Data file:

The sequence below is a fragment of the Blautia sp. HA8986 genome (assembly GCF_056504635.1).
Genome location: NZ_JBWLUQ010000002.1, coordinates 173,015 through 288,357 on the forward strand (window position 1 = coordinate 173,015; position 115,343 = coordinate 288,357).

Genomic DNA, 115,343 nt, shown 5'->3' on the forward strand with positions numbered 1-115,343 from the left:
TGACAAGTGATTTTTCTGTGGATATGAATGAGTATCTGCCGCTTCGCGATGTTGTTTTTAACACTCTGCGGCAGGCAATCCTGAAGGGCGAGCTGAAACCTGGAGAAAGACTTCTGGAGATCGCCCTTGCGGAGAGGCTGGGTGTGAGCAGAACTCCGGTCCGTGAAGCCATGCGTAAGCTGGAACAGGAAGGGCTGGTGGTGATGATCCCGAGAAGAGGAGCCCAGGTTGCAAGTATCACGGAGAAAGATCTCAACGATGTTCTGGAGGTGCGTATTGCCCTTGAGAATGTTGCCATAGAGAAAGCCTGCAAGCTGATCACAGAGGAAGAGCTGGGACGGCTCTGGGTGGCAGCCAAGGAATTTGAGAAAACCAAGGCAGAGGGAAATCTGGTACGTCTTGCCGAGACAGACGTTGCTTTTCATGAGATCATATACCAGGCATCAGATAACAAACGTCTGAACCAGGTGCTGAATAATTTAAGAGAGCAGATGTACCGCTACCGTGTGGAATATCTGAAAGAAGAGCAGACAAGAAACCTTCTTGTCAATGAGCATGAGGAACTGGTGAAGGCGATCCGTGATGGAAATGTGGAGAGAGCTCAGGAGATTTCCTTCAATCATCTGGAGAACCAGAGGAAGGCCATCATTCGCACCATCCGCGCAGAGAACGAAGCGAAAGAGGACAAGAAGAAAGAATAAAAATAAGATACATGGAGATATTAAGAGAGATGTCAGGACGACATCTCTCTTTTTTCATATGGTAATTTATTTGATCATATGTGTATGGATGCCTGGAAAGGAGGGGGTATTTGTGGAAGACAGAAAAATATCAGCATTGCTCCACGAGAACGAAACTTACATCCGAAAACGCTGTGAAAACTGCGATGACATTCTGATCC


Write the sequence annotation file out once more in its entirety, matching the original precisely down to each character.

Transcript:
The sequence below is a fragment of the Blautia sp. HA8986 genome (assembly GCF_056504635.1).
Genome location: NZ_JBWLUQ010000002.1, coordinates 173,015 through 288,357 on the forward strand (window position 1 = coordinate 173,015; position 115,343 = coordinate 288,357).

Genomic DNA, 115,343 nt, shown 5'->3' on the forward strand with positions numbered 1-115,343 from the left:
TGACAAGTGATTTTTCTGTGGATATGAATGAGTATCTGCCGCTTCGCGATGTTGTTTTTAACACTCTGCGGCAGGCAATCCTGAAGGGCGAGCTGAAACCTGGAGAAAGACTTCTGGAGATCGCCCTTGCGGAGAGGCTGGGTGTGAGCAGAACTCCGGTCCGTGAAGCCATGCGTAAGCTGGAACAGGAAGGGCTGGTGGTGATGATCCCGAGAAGAGGAGCCCAGGTTGCAAGTATCACGGAGAAAGATCTCAACGATGTTCTGGAGGTGCGTATTGCCCTTGAGAATGTTGCCATAGAGAAAGCCTGCAAGCTGATCACAGAGGAAGAGCTGGGACGGCTCTGGGTGGCAGCCAAGGAATTTGAGAAAACCAAGGCAGAGGGAAATCTGGTACGTCTTGCCGAGACAGACGTTGCTTTTCATGAGATCATATACCAGGCATCAGATAACAAACGTCTGAACCAGGTGCTGAATAATTTAAGAGAGCAGATGTACCGCTACCGTGTGGAATATCTGAAAGAAGAGCAGACAAGAAACCTTCTTGTCAATGAGCATGAGGAACTGGTGAAGGCGATCCGTGATGGAAATGTGGAGAGAGCTCAGGAGATTTCCTTCAATCATCTGGAGAACCAGAGGAAGGCCATCATTCGCACCATCCGCGCAGAGAACGAAGCGAAAGAGGACAAGAAGAAAGAATAAAAATAAGATACATGGAGATATTAAGAGAGATGTCAGGACGACATCTCTCTTTTTTCATATGGTAATTTATTTGATCATATGTGTATGGATGCCTGGAAAGGAGGGGGTATTTGTGGAAGACAGAAAAATATCAGCATTGCTCCACGAGAACGAAACTTACATCCGAAAACGCTGTGAAAACTGCGATGACATTCTGATCC